Planning on dying? We all should, and this handy primer provides guidelines for properly writing a will.
In this debut, Turner, an estate attorney, warns of the problems that crop up when one dies without a last will and testament; for example, state law could give the house that you lived in with your current spouse to your children from a former marriage. He advises writing a so-called “holographic will”; it’s a legal term, not for a shimmery, 3-D image but for a will that’s written out entirely by hand. Because it can be authenticated by comparing it to handwriting samples, it doesn’t usually need witnesses or lawyerly vetting, making it the least expensive option for people with modest, uncomplicated fortunes (in the 26 states that allow it). Turner shows how to craft a will that does what one wants while also avoiding the ambiguities and pitfalls that can tie an estate up in court. He covers the basics along with advanced topics, such as how to list bequests of tangible belongings so that there’s no squabbling over who gets what; how to specify a guardian for children or prevent an 18-year-old from blowing his inheritance; how to deal with the possibility that your spouse could die with you in a car crash; how to provide for a pet; and how to bequeath your gun collection without getting your executor arrested for illegal firearms transfers. Turner deals with these niceties and others in concise, no-nonsense prose; for example, he notes that specifying funeral arrangements in a will is a bad idea because “By the time someone locates your will and the executor takes the necessary steps to start acting on behalf of your estate, you will be long buried.” He also provides checklists, model clauses, and complete sample wills; these cover a multitude of contingencies from the bare-bones “Tangible list, spouse, adult children” case to a convoluted “Divorced, Tangible List, Specific Bequests, Residence Sold, Residue to Charity” case. The clear advice and specific language will give readers confidence in drafting their own wills.
A useful, reader-friendly guide to one of life’s most daunting chores.
Privately published by Strunk of Cornell in 1918 and revised by his student E. B. White in 1959, that "little book" is back again with more White updatings.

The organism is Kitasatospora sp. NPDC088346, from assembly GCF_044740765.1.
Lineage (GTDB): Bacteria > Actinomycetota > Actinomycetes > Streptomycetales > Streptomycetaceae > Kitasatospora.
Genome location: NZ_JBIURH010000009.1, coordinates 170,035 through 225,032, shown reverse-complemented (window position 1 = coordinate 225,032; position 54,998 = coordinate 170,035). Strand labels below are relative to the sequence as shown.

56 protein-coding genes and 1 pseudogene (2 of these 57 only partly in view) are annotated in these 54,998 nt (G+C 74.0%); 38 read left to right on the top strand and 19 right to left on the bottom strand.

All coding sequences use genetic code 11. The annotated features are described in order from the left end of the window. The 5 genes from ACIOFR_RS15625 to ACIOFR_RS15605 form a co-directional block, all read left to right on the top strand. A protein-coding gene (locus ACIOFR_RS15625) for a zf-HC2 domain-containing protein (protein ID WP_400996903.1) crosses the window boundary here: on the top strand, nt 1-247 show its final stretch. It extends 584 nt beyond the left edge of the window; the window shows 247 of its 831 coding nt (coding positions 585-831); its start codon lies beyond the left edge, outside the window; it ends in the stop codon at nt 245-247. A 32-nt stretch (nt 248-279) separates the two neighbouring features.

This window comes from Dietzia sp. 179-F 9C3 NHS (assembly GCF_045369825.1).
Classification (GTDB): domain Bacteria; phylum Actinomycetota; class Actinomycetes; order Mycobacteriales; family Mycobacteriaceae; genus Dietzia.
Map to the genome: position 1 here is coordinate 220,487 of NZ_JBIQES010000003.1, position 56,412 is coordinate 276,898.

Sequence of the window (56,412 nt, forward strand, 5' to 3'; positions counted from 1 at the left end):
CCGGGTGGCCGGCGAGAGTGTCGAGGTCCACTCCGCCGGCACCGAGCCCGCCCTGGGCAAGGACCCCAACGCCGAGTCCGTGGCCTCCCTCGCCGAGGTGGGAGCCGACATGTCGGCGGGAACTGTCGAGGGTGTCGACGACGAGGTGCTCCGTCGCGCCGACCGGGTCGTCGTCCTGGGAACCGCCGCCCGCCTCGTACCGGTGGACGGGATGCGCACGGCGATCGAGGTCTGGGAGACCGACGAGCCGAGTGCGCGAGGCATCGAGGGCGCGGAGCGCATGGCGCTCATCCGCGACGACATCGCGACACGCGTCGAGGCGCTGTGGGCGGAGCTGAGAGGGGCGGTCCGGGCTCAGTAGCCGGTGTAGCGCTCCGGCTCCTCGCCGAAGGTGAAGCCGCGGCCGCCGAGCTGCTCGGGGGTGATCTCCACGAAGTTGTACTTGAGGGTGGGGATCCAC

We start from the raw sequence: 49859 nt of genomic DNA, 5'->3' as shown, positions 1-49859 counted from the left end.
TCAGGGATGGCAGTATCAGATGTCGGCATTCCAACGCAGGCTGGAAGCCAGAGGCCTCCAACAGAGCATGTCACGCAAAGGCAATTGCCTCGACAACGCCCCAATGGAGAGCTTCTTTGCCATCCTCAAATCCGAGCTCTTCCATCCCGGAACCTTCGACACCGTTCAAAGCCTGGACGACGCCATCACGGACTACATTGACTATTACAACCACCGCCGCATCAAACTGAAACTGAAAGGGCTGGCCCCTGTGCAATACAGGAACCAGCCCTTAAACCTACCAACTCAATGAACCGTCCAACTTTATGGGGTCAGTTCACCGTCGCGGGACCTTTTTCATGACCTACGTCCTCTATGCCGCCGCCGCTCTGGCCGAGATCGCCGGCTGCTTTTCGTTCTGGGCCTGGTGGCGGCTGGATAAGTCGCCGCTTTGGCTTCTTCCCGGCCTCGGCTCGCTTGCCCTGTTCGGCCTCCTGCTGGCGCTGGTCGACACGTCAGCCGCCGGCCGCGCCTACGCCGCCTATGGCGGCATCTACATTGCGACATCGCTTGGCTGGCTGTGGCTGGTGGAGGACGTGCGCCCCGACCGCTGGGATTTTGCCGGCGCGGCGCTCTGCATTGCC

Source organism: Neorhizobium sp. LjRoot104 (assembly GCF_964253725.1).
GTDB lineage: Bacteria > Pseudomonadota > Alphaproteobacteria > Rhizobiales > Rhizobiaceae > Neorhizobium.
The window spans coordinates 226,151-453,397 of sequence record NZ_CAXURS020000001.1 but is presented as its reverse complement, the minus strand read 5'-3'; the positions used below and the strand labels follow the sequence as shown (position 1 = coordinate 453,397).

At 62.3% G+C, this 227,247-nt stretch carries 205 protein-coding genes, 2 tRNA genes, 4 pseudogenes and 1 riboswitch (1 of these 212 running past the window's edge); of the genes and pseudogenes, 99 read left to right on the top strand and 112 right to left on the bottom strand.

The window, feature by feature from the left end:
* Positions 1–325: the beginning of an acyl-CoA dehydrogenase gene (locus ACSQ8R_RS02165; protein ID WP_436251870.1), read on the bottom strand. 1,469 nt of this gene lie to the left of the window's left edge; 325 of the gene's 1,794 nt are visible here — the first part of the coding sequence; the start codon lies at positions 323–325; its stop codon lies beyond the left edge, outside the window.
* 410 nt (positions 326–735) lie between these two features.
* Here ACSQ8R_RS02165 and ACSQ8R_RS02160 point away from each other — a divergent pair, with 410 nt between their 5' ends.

Stricter than, say, Bergen Evans or W3 ("disinterested" means impartial — period), Strunk is in the last analysis (whoops — "A bankrupt expression") a unique guide (which means "without like or equal").
Noted jazz and pop record producer Thiele offers a chatty autobiography. Aided by record-business colleague Golden, Thiele traces his career from his start as a ``pubescent, novice jazz record producer'' in the 1940s through the '50s, when he headed Coral, Dot, and Roulette Records, and the '60s, when he worked for ABC and ran the famous Impulse! jazz label. At Coral, Thiele championed the work of ``hillbilly'' singer Buddy Holly, although the only sessions he produced with Holly were marred by saccharine strings. The producer specialized in more mainstream popsters like the irrepressibly perky Teresa Brewer (who later became his fourth wife) and the bubble-machine muzak-meister Lawrence Welk. At Dot, Thiele was instrumental in recording Jack Kerouac's famous beat- generation ramblings to jazz accompaniment (recordings that Dot's president found ``pornographic''), while also overseeing a steady stream of pop hits. He then moved to the Mafia-controlled Roulette label, where he observed the ``silk-suited, pinky-ringed'' entourage who frequented the label's offices. Incredibly, however, Thiele remembers the famously hard-nosed Morris Levy, who ran the label and was eventually convicted of extortion, as ``one of the kindest, most warm-hearted, and classiest music men I have ever known.'' At ABC/Impulse!, Thiele oversaw the classic recordings of John Coltrane, although he is the first to admit that Coltrane essentially produced his own sessions. Like many producers of the day, Thiele participated in the ownership of publishing rights to some of the songs he recorded; he makes no apology for this practice, which he calls ``entirely appropriate and without any ethical conflicts.'' A pleasant, if not exactly riveting, memoir that will be of most interest to those with a thirst for cocktail-hour stories of the record biz. (25 halftones, not seen)